[Skip to Content]
Access to paid content on this site is currently suspended due to excessive activity being detected from your IP address Please contact the publisher to request reinstatement.
[Skip to Content Landing]
January 7, 1888


JAMA. 1888;X(1):1-5. doi:10.1001/jama.1888.02400270017001

This article is only available in the PDF format. Download the PDF to view the article, as well as its associated figures and tables.


TUBERCULAR MENINGITIS.  Delivered at the Woman's Medical College, Chicago, Ill.BY DANIEL R. BROWER, M.D., PROFESSOR OF DISEASES OF THE NERVOUS SYSTEM, DIDACTIC AND CLINICAL, IN THE WOMAN'S MEDICAL COLLEGE; LECTURER ON THE PRACTICE OF MEDICINE IN RUSH MEDICAL COLLEGE, CHICAGO, ILL.(Reported by William Whitford.)The subject for this morning's consideration is tubercular meningitis; basilar meningitis; acute hydrocephalus; an inflammation of the membranes of the brain that has its origin in the deposition of miliary tubercles. These miliary tubercular deposits occur mainly in the blood-vessels of the pia mater. It is an uncommon thing for the dura mater to be involved in this process. They form in the perivascular spaces and in the walls of the bloodvessels; they occur by preference in the area of distribution of the Sylvian artery.These miliary tubercles depositing themselves in the walls, contracting the cerebral blood-vessels, filling up the perivascular spaces, blocking the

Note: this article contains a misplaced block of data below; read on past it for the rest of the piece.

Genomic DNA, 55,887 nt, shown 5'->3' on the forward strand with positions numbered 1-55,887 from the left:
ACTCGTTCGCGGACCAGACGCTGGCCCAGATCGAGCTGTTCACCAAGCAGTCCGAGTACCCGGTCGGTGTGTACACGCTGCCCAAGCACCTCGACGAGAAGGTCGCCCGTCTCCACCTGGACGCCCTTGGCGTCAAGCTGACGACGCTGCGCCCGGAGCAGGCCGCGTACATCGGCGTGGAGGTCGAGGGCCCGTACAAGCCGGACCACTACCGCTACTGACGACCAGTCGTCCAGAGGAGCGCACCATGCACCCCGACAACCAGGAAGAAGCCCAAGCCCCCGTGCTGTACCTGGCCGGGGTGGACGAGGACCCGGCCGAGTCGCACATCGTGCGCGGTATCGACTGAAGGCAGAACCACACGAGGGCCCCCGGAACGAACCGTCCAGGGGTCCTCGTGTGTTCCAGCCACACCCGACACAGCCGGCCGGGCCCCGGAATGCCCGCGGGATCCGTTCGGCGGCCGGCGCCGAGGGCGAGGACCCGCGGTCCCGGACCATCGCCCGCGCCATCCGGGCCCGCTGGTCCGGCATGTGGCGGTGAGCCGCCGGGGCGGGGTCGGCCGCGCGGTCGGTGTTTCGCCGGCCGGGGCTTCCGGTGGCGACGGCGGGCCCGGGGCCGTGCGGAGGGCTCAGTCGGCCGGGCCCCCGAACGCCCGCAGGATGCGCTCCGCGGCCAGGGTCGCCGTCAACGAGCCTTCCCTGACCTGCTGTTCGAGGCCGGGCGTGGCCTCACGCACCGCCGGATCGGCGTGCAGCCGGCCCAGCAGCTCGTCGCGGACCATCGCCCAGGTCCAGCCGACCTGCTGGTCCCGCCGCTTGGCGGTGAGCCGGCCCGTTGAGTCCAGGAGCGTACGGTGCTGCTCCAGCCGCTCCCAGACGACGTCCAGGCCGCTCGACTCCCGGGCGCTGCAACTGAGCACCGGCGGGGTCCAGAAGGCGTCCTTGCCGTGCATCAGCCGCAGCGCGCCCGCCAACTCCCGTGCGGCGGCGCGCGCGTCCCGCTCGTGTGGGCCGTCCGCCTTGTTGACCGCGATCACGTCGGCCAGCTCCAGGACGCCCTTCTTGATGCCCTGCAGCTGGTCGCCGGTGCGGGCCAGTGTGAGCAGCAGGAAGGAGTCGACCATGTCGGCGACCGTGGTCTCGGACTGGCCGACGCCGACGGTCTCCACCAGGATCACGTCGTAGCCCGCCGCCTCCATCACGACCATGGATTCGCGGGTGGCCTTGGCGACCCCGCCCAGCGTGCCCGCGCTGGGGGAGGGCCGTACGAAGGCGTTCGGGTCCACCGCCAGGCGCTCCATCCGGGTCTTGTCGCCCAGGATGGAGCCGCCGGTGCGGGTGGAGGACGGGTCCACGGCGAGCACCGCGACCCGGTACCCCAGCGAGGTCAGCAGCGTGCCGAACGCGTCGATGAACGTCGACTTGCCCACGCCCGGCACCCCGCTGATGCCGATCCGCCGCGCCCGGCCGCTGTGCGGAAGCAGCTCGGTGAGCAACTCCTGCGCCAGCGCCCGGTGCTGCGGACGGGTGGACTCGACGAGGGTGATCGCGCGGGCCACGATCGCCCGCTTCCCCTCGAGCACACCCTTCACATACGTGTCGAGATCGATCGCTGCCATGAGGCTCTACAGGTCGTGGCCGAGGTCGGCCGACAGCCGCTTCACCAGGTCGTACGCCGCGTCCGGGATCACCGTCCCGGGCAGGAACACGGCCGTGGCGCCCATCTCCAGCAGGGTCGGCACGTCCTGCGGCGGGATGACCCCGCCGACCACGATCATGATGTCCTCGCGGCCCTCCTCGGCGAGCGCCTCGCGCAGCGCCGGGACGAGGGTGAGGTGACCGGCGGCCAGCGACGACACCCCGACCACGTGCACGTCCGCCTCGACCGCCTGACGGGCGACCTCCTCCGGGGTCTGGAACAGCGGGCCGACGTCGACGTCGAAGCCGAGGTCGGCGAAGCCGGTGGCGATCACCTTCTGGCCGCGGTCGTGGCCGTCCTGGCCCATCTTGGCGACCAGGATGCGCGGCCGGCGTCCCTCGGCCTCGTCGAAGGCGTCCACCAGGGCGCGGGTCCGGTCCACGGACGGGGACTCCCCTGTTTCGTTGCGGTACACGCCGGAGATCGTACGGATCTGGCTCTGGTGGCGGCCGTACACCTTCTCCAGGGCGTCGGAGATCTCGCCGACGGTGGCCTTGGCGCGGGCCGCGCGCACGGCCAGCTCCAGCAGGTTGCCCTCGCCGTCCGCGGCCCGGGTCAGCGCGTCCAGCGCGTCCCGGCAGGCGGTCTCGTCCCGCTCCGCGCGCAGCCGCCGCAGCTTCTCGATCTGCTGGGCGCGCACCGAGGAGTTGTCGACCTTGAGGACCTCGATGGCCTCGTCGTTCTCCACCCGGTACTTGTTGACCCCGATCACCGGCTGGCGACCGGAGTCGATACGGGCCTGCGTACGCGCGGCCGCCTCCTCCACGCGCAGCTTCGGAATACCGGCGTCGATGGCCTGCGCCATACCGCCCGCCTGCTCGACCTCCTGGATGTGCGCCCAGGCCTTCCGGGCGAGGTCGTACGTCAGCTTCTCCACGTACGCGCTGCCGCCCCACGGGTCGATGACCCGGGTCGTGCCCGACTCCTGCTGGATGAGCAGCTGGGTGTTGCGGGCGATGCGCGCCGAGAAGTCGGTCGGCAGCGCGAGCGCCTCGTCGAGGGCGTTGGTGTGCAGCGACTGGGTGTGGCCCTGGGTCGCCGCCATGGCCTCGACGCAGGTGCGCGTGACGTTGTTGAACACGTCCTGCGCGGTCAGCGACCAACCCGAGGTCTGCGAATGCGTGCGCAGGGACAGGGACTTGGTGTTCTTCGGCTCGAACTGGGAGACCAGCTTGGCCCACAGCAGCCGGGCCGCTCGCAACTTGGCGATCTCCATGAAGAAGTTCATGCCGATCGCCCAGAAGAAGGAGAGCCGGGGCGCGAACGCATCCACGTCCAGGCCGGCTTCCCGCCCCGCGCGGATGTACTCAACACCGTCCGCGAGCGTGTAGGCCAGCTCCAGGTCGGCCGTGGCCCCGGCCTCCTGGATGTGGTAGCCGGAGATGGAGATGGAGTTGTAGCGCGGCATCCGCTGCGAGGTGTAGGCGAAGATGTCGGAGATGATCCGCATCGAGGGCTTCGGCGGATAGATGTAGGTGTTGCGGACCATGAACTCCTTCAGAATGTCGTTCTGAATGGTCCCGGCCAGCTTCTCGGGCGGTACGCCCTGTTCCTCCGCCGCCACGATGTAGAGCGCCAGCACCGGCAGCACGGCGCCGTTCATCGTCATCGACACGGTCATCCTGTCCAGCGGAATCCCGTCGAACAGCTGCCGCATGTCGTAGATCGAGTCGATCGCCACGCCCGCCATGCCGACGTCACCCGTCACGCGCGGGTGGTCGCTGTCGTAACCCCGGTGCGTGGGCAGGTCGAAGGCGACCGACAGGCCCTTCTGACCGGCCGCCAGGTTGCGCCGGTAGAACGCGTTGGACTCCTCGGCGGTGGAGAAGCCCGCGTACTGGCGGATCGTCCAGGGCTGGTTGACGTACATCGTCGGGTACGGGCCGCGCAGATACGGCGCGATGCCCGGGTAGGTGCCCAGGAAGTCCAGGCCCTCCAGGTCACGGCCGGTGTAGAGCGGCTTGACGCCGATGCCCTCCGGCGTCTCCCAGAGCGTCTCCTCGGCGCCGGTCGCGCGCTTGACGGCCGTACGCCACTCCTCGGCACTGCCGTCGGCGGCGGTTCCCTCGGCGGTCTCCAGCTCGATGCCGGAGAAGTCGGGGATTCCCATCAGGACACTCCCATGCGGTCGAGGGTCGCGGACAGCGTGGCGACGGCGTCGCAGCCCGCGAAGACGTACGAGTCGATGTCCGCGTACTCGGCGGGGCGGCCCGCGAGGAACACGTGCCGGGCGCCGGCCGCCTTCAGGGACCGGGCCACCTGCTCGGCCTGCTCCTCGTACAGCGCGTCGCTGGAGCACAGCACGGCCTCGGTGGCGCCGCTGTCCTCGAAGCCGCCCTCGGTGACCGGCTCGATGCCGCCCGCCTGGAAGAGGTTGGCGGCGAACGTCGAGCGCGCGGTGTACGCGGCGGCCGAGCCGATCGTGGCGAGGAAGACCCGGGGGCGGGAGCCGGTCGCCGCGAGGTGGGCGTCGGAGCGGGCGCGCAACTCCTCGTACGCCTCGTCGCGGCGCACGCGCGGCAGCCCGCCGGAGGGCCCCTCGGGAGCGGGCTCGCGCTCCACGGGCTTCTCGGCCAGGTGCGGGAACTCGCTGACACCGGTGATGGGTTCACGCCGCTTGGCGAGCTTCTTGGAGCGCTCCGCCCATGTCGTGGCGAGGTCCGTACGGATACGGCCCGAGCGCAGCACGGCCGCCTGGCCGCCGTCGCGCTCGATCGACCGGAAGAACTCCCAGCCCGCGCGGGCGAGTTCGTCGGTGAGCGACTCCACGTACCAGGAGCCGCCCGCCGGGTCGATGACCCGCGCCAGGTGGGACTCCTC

First Page Preview View Large
First page PDF preview
First page PDF preview